Last week in Seattle, I had one of those recurring experiences that can happen when you remove yourself from your every day surroundings and begin to immerse yourself in ways of life uncommon to you. One afternoon we walked along the harbor and looked at the large fishing boats and yachts that make their way from the waters of Puget Sound out to the ocean. Many of these vessels were luxurious and beautiful with exotic names. We wondered about what we would name such a boat if we were ever to have one. Others were definitely working boats…paint was well worn, nets were scattered on the deck and nearby dock, coolers and lobster traps littered the area around them.
In addition to the boats, people….mostly men…walked about in tall, rubber boots and what looked like overall waders worthy of their wet work. The clothes they needed to do their daily tasks was so far from anything I need that I had to laugh. Many of their faces showed the leathery skin of those who have spent much time in the sun and salt air. Lined skin relayed the hard work of the sea and being married to the lure of those waters.
Being a Midwesterner all my life, with only smaller lakes and rivers as the water that calls to me, these boats and this way of life is not familiar and is something I may want to romanticize. Many of the sites that caught my eye that afternoon belied the difficult and dangerous work that these who provide fish for dinner tables across the country face every day. A difficulty and danger that I have never considered.
That is until I stood at the monument to ‘Those Lost at Sea” and began to read the names etched on bricks that lay beneath my feet. It was in a sense a memorial for the sailors who had given their lives…..some recovered from the sea and others not……so that we may enjoy the sweetness of salmon and the flakiness of cod deep fried on a Friday night. I marveled at the number of them, some who perished decades ago and others who were lost only last year. Like many places honoring the lives of loved ones, some of the bricks had flowers laid nearby. Others displayed little trinkets now faded by the sun. I watched as one man read each brick one by one making his way from the lost to the lost. It was as if he was paying homage to each soul now departed.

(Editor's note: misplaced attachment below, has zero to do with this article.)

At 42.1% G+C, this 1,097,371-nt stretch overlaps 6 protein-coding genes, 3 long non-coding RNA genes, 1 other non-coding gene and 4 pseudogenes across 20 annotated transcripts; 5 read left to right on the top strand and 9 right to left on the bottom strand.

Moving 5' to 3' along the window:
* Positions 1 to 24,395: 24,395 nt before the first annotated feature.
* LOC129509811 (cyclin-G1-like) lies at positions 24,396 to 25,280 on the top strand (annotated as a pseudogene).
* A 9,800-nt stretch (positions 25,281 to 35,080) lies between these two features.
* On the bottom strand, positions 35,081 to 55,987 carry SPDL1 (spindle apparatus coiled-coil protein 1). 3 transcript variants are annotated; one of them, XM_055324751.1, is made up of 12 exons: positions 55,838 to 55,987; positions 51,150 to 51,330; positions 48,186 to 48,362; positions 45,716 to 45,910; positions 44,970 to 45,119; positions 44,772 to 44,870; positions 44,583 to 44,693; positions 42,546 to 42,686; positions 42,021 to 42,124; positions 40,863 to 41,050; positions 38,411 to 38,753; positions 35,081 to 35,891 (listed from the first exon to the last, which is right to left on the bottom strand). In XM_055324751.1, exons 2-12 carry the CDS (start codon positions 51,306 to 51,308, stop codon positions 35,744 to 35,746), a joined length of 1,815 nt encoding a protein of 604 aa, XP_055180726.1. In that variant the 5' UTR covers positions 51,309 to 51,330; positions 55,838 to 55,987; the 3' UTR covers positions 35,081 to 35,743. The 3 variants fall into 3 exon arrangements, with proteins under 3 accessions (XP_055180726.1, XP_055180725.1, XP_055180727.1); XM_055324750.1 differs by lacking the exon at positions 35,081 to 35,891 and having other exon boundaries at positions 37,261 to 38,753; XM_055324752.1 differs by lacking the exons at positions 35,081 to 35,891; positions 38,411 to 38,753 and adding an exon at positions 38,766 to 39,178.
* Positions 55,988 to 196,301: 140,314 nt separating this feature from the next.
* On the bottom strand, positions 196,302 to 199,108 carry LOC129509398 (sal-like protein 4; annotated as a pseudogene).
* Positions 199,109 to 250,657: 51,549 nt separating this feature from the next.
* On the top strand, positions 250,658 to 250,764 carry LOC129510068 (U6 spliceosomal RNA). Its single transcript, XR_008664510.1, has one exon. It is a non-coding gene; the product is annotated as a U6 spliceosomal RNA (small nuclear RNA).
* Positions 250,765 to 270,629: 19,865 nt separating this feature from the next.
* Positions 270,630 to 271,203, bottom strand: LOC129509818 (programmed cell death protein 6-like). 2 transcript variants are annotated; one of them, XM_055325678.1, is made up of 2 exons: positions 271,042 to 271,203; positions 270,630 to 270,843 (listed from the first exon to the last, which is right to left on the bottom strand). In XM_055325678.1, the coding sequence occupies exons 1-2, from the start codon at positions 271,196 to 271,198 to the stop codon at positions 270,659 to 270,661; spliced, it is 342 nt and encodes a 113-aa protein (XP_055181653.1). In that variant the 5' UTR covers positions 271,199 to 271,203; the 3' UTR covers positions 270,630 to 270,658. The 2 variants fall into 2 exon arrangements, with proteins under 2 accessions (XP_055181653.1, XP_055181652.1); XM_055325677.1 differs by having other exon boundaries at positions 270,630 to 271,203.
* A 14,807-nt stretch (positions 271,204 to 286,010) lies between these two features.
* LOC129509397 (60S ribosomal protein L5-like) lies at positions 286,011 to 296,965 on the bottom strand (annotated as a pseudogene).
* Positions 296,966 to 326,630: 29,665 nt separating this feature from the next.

The truth is I do not have experience with the concept of being lost at sea. It is not something I have ever thought much about. But I do have a memory of a knitter friend who told of how women from the Celtic lands would knit particular patterns in the sweaters their fishermen wore, patterns that allowed them to be identified by the swirl and knots of yarn if they were lost at sea. I have never looked at an Irish sweater the same since.
It is unlikely that I or any of my nearest kin will ever be lost while sailing a boat on large waters. But we, all of us, will be lost from time to time. It is a condition of being human. We lose our way at some point of each and every day. We forget to notice the beauty around us or are distracted by the minute details that draw us from the path we hoped to travel. Sometimes we get lost trying to make our way toward a cherished dream or as we traverse a relationship. Other times we get lost trying to do the right thing or trying not to give into what we believe to be the wrong thing. Getting lost and being found is a part of the dance of life.
When I was in high school I sang in a choir that did a medley of the anthems of our US armed services. My favorite of the group was the Navy hymn. I loved how the bass part rolled like the waves of the sea:
Eternal Father, strong to save,
Whose arm hath bound the restless wave,
Who bidd’st the mighty ocean deep
Its own appointed limits keep;
Oh, hear us when we cry to Thee,
For those in peril on the sea!
For all those who are in peril on the sea this day, prayers of protection. For all those in danger of being lost at sea, prayers of rescue. For all of us who may be wandering in some state of lost, prayers of finding solid ground, prayers of finding home.